One of the joys of reviewing movies is the chance, every so often, to see a restored classic on the big screen. In 2006, I had the opportunity to see the restored cut of Alfred E. Green's nasty pre-code classic Baby Face (1933), with Barbara Stanwyck in all her glory. Better still, I saw Bernardo Bertolucci's The Conformist (1970) for the first time (both films screened at San Francisco's Balboa Theater). The Balboa also showed a recently uncovered war film, Stuart Cooper's Overlord (1975), a film with a simplicity and power lacking in most of the year's new pictures.
The great Rialto Pictures, the leading distributor of restored classics, gave us Jean-Pierre Melville's masterpiece Army of Shadows (1969); since it had never before opened in the United States, it has turned up on several critics' ten best lists for 2006. Also from Rialto we got Carol Reed and Graham Greene's The Fallen Idol (1948) and Christian-Jaque's silly swashbuckler Fanfan la Tulipe (1952). And to far greater publicity, Sony Pictures Classics re-released a bundle of Pedro Almodovar films, including Matador (1986), Law of Desire (1987), Women on the Verge of a Nervous Breakdown (1988), The Flower of My Secret (1995), Live Flesh (1997), All About My Mother (1999), Talk to Her (2002) and Bad Education (2004); I took advantage of the chance to see a few of these on the big screen. And each of them played on 400 screens or less.
Not always, but often, a re-release comes timed for a film's anniversary, and so I've made up a fantasy list of re-releases I'd like to see in 2007.p class="MsoNormal">
For a 75th anniversary re-release, there are several likely candidates. Though I would welcome the chance to see on film Ernst Lubitsch's Trouble in Paradise, Tod Browning's Freaks, James Whale's The Old Dark House, Carl Theodor Dreyer's Vampyr or Jean Renoir's Boudu Saved from Drowning, they are all available on DVD. Much harder to see is Josef von Sternberg's Marlene Dietrich double-bill Shanghai Express and Blonde Venus (the latter co-starring a young Cary Grant). But if I had to pick just two, I'd start with Yasujiro Ozu's classic silent comedy I Was Born, But..., which has become nearly impossible to see (except on an out-of-print VHS tape) and then move on to Scarface.
If I could pick just one, it would be Howard Hawks' Scarface. Currently, viewers can see Scarface, but only if they buy the ultra-expensive box set of Brian De Palma's 1983 remake; it's not available on its own. Moreover, nervous 1930s censors mercilessly tweaked it (the subtitle "Shame of the Nation" was added, as well as one or two stupid scenes all about the gangster's punishment and/or redemption) and it would be marvelous to have it restored to Hawks' original vision.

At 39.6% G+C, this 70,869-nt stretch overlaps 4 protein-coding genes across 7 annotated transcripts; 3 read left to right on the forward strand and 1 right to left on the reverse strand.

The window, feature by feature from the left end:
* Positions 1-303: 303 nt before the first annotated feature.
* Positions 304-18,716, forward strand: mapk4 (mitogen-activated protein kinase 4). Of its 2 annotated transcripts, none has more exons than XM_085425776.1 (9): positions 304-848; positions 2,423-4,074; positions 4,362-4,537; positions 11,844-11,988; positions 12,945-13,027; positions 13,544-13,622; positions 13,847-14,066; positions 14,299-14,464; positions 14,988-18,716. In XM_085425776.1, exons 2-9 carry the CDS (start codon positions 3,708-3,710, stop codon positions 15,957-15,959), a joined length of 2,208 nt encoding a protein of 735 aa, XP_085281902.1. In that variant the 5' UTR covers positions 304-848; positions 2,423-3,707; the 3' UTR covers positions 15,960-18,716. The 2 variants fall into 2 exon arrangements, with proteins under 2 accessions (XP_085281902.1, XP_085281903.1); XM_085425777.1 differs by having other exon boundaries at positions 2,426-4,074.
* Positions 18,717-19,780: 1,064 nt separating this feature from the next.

For a 60th Anniversary re-release, It would be great to see John Ford's underrated The Fugitive get a little love, or perhaps Raoul Walsh's Pursued or Jacques Tourneur's Out of the Past. But there's only one real choice, and that's Charles Chaplin's Monsieur Verdoux. Most people have seen at least one of Chaplin's "Little Tramp" movies, but this masterpiece is still relatively unknown, despite the large volumes of ink spilled by some of the world's greatest writers on its behalf. Chaplin plays Henri Verdoux, a serial killer who marries and murders rich widows in order to support his own family; this decidedly unsavory character earned the film many enemies in its day.
Fifty years ago, movie theaters saw the release of several imported classics, like Ingmar Bergman's Wild Strawberries, Akira Kurosawa's Throne of Blood and Federico Fellini's Nights of Cabiria. There was another underrated Chaplin film, A King in New York, and an underrated Hitchcock, The Wrong Man. There were a couple of superb "B" pictures, Tourneur's Night of the Demon and Sam Fuller's Forty Guns. And of course, we have the brilliantly acid, jazz-rhythmic Sweet Smell of Success. But the best choice from 1957 has to be Stanley Kubrick's Paths of Glory, surely one of the half-dozen greatest war movies ever made, simply because it had the audacity to question those in command, the ones who sit at their desks and issue orders.
Twenty-five years ago, Ridley Scott's Blade Runner opened to little notice, but it has gone on to become a huge cult classic and one of the greatest sci-fi films ever made. 2007 will be a perfect time to release that three-disc DVD box set with all the various versions. (Scott is reportedly doing a new director's cut to supplant the one he did back in 1992.)
Twenty years ago, Sam Raimi's Evil Dead II stormed its way across screens, but as much as I love that film, I think John Huston's The Dead needs a second chance a little more desperately.
Finally, for a tenth anniversary, I'd guess the most likely suspect will be Titanic, from greedy studios hoping to milk some more money from that monster. But I'd rather see a slightly less appreciated film from that year, namely Martin Scorsese's Kundun, one of the loveliest, most spiritual and most devastating of recent films. That's more than I can say for anything made in 2006.